This is also from a while back, but the Siren never linked to it here, and oh lord she should have: Gregory Peck asks Pauline Kael why she's picking on him. At the Man From Porlock, Craig Porlock's marvelous blog.
At Cinema OCD, Jenny the Nipper's funny, lovingly comprehensive post about Jane Eyre and movie Rochesters down the years inspired the Siren's new banner. Jenny on Colin Clive's performance: "Clive is surely all wrong: he's congenial and handsome, and when he says he's been living in torment for 15 years his tone of voice seems to say, 'It's dashed inconvenient having an insane wife, you know, old sport. Bloodcurdling screams interrupting house parties and all that.' "
Zipping back to the New York Film Festival, of which you have not heard the last here--the favorite of just about everyone the Siren spoke to was Abbas Kiarostami's magnificent Certified Copy. Her favorite write-up so far was also the first she saw: Jaime Christley at Unexamined Essentials.
"You push me one more time and you’ll wear this suitcase as a necklace!": a line that might come in handy on the subway sometime. Back in April Laura Wagner gave gorgeous, tough tootsie Ann Sheridan her due in a tribute to Torrid Zone, which Laura considers an unjustly neglected classic. The Siren has fond memories of the film herself; Sheridan and Cagney were a fabulous team.
God it's good to have Greg Ferrara back, as demonstrated by his list of "BAMFs." (The straitlaced Siren wasn't familiar with that acronym, and if you too need it explained you'll just have to click through.) Amen to Rosemary's Baby.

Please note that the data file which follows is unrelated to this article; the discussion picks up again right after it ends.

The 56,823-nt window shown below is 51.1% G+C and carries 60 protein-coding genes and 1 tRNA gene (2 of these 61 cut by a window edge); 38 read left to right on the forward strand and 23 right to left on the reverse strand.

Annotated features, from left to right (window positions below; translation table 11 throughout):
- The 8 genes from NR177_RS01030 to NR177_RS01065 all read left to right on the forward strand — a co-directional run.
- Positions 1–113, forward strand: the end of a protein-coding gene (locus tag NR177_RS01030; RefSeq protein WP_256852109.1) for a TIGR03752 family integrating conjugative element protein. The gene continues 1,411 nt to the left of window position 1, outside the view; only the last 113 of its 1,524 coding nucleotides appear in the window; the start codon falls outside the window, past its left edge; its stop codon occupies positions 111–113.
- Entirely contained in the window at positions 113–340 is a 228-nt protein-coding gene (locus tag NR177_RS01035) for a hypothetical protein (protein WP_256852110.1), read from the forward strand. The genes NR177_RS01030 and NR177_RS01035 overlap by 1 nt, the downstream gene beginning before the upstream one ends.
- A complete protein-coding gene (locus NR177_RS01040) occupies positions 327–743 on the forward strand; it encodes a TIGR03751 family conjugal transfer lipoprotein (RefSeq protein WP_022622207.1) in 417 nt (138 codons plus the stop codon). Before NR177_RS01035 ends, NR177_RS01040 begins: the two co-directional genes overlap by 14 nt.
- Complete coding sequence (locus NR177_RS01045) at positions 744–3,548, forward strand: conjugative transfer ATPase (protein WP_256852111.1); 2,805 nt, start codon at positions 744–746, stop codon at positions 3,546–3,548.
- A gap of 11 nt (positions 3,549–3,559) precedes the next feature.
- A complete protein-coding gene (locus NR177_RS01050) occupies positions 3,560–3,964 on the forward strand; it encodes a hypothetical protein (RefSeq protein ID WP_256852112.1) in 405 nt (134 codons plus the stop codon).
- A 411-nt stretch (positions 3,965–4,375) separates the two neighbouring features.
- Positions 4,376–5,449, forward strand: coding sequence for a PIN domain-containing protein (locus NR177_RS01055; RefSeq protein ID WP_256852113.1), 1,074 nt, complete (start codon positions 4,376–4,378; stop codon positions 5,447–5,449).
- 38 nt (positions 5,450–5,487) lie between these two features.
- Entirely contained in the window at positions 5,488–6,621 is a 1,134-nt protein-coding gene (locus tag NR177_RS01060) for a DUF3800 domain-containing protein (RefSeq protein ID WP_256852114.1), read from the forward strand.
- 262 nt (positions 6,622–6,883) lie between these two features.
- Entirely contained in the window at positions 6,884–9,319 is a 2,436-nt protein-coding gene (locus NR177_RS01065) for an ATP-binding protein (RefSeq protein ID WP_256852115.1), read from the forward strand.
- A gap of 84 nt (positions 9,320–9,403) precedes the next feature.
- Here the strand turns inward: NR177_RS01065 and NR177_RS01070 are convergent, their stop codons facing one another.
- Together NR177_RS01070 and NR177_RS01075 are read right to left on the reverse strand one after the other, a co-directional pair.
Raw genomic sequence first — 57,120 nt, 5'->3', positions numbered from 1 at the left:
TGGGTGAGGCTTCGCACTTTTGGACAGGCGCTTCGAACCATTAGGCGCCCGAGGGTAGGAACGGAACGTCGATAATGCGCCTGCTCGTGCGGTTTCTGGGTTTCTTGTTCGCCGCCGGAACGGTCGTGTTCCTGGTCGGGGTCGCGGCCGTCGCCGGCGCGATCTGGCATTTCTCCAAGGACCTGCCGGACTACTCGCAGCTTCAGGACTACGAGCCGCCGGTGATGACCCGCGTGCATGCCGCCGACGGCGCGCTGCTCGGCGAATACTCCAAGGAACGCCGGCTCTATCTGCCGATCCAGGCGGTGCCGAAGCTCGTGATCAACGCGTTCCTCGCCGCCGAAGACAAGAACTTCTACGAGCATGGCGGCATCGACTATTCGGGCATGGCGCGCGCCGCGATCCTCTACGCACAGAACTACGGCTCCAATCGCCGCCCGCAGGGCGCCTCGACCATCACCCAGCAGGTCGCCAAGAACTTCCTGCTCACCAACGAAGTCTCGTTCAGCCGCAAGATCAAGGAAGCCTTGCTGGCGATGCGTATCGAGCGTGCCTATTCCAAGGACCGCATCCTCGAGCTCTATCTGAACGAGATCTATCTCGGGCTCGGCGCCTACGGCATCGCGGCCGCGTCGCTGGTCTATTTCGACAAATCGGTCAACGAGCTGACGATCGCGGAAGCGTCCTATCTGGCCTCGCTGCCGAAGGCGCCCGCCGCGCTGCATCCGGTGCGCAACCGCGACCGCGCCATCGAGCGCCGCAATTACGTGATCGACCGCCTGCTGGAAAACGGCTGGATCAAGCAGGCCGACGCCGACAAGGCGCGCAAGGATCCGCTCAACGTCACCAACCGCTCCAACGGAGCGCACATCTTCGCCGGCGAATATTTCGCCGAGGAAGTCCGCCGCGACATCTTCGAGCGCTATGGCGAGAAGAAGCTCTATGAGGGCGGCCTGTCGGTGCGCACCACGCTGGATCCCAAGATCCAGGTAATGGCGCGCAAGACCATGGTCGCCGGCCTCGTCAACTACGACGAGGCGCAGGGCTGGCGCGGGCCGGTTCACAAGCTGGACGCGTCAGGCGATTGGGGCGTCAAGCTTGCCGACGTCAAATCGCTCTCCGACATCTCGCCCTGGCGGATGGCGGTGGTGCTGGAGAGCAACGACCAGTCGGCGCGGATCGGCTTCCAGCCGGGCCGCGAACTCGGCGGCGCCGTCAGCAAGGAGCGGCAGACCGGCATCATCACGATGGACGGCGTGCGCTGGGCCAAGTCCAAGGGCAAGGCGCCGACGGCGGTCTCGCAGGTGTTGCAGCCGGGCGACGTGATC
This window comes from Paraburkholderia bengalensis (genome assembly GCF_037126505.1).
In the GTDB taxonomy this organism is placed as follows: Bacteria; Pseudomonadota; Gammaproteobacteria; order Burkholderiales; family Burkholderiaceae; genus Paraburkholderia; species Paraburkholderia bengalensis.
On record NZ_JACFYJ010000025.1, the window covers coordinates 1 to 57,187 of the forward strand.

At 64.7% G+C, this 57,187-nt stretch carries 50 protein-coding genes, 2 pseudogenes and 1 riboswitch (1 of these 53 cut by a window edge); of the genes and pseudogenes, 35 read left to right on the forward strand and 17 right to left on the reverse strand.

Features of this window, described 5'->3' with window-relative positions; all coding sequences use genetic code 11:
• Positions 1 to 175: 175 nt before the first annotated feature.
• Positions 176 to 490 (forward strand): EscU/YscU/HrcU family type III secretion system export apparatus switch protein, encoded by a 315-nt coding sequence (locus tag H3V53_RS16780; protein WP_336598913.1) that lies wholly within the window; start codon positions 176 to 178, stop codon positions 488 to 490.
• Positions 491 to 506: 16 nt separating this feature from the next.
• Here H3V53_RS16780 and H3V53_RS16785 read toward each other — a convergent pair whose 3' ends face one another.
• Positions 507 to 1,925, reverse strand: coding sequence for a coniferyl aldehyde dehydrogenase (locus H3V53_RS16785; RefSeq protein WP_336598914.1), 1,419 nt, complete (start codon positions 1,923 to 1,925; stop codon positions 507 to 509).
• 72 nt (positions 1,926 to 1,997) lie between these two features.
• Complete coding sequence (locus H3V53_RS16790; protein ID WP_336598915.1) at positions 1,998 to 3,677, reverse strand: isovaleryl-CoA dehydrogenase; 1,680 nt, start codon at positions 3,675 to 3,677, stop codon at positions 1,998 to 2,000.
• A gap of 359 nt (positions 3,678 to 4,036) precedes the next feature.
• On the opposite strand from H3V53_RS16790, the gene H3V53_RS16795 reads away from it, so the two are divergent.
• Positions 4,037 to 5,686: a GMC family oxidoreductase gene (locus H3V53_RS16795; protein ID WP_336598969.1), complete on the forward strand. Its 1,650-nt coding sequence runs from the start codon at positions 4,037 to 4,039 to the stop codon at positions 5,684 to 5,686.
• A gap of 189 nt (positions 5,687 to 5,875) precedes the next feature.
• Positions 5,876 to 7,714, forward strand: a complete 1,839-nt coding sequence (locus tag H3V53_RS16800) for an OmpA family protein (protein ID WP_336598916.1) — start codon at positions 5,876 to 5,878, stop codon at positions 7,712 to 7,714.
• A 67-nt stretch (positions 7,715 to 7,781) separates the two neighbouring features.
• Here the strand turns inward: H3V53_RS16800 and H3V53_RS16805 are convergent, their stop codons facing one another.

Edward Copeland, prompted by Tony Curtis's passing, looks at The Boston Strangler, and mostly likes what he sees. He points out that this was Richard Fleischer's follow-up to Doctor Dolittle, which bit of trivia the Siren will probably spend all week recovering from.
"No matter how godawful you may think the [Hollywood] present looks, in five years' time it's going to look better": The Siren had a great time listening to Tom Shone's recent podcast about his witty history, Blockbuster: How the Jaws and Jedi Generation Turned Hollywood into a Boom-town. She highly recommends the book, even if it covers an era outside her usual jurisdiction. (Hey, if you asked the Siren to name something great this country has produced, aside from the Roosevelts, her blink-of-an-eye choice would be Myrna Loy, but that doesn't mean the Siren can't appreciate a well-stated case for somebody who definitely isn't Myrna Loy.) And Tom says nice things about James Cameron; the Siren likes Cameron too.